As we walk through these verses and rehearse the incarnation we’ll see the sacrificial love of Christ on display. Also, as we walk through this I want you to think about progressing down a flight of stairs. With each detail, it is as if we are walking further down the steps of humility.
Let’s walk down these steps together. To do this, we need to start at the top. And we must get this in order to have the rest of the frame in focus.
Look at verse 6: though he was in the form of God
Though he was in the form of God. This is where it begins. This is the pinnacle. The text here is teaching that Jesus is and forever has been God. In his being, his essence, he is God. The Bible teaches there is only one God. And this one God exists in three coequal and coeternal persons who love, enjoy, and glorify one another, namely the Father, the Son, and the Holy Spirit. Within the one God there are three distinct persons.
Here Paul is reminding us, at the top of the pinnacle that Jesus is God. You can’t start off any higher than this.
Then we begin to make our descent down. And remember, we are talking about learning the mind of Christ and reflecting it ourselves. We are to see how love is expressed through sacrifice. Watch and learn from Christ.
Consideration. Jesus did not consider or count equality with God a thing to be grasped. There is a consideration of this. As we have noted before, Jesus as God, existed prior to the creation of the World. Therefore he is outside of time. And it was here in God’s mind that he chose to initiate his love upon others—prior to the creation of the world. In order for this to happen, to be successful, Christ had to embrace his role.
We read that he did not count equality with God a thing to be grasped. This word can refer to grabbing something like a robber or clinging to something to protect or hold onto. I think it’s referring to this second sense here. Jesus, though he himself is eternal God with all of the rights and privileges of divinity, his attitude was not one of clinging to this or clutching it. He was willing to loosen his clutch upon his divine privileges for a season. It is very important to be clear here. The Bible is not teaching (nor am I saying) that Jesus was willing to lay aside his divine nature for a season but rather he was willing to set aside some of the privileges associated with him being God. Jesus never stopped being God, he simply gave up some of his rights in order to serve. He sacrificed himself in order to serve us. The king took off the crown and robe to put on the apron of service.
This is what we see here in verse 7, but emptied himself. This is a very important step down in humility. What does it mean that Jesus emptied himself?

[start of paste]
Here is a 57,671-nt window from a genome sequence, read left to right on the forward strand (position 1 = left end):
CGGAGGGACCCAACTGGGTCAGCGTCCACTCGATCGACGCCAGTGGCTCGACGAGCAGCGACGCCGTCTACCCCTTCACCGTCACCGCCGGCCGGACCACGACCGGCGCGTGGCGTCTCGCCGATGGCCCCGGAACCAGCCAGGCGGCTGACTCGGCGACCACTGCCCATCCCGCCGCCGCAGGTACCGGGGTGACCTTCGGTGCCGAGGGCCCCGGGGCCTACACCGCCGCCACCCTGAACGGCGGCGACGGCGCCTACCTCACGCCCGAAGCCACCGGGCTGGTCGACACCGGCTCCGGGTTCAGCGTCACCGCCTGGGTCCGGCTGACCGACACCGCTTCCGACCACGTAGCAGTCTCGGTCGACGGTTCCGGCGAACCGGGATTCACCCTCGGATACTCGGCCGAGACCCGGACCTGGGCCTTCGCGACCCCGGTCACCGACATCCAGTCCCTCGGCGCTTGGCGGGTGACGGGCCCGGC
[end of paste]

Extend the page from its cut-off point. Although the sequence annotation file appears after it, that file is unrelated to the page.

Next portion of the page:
Well, as I said it does not mean that he emptied himself of his deity. He never stopped being God. This is clear throughout the Scriptures. Jesus and the Apostles maintain that he is God throughout the Bible. And it is important to note that they did.
In simple terms, the emptying has to do with a self-self-renunciation or a setting aside of himself and his rights. Jesus became a man. This is what’s involved in this emptying. To become a man he had to set aside certain privileges. What are they? Here are some, briefly.
Jesus gave up the glory of heaven. Remember, he was enthroned in the glory of heaven and enveloped in the praise of all prior to coming. He enjoyed the face to face glory and relationship within the Trinity (Jn. 17:3).
Jesus gave up eternal riches. Jesus goes from riches to rags. He was homeless and poor. This is the eternal God we are talking about.
Jesus gave up the independent use of his attributes. We see Jesus as a man living in voluntary submission to the Holy Spirit’s direction and even embracing what seems like limitations on him. Simply by virtue of taking up human flesh, he is limited in his omnipresence. But also, we see Jesus sleeping, eating, and even at times not using the full arsenal of his divinity in order to fulfill his role. This humanity is his emptying.
Jesus gave up the privilege of uninterrupted Trinitarian joy. In the garden, prior to the cross, Jesus is sweating drops of blood as he looks ahead to the cross. He is anticipating the impending wrath. The coming doom of Calvary. He is anticipating seeing God face to face, not in the joyful reflection of the Trinity, but in the wrathful expression of a judge. This he would do for us.
And so it was. Prior to the creation of the world, Christ Jesus agreed to take on this position of a servant. The infinite and holy God agreed to this work. He would walk down these steps of humiliation. Because love sacrifices.
Well, the steps continue to progress further down in humble, loving, sacrifice. We have seen the consideration, the emptying, now let’s think about the humanity of Christ.
Humanity. We read in verse 7 that this emptying resulted in Jesus being born in the likeness of men and that he was, verse 8, in human form. Jesus really did become a human. Though he retained his divinity he also added humanity. It’s a very difficult concept, but the Son of God, Jesus, had two natures, a divine nature and a human nature. He was very God of very God and fully man. Not 99% man and 1% God. He was not a man who became God. He was 100% God and 100% God. If it’s difficult to understand, that’s okay. It’s supposed to. It’s not routine. It’s a miracle.
Andrew talked about this last week in his sermon on the incarnation. But in short, Jesus took on all of the essential attributes of humanity. He was tired, ate, slept, sweat, cried, felt hunger—everything we feel and encounter. With one exception—he never sinned. He entered into humanity and identified with all of the basic needs of being a man including our weaknesses, yet without sin. He was truly God and fully man.
Servant. The steps continue to go down. Verse 7 says he took the form of a servant. More literally this reads he became a slave.
Who does he serve?
In one sense he serves God. He accomplishes his will and work. He does this perfectly.
In another sense he serves people. He comes to serve us.
A perfect illustration of this is found in John’s gospel. In the 13th chapter we read: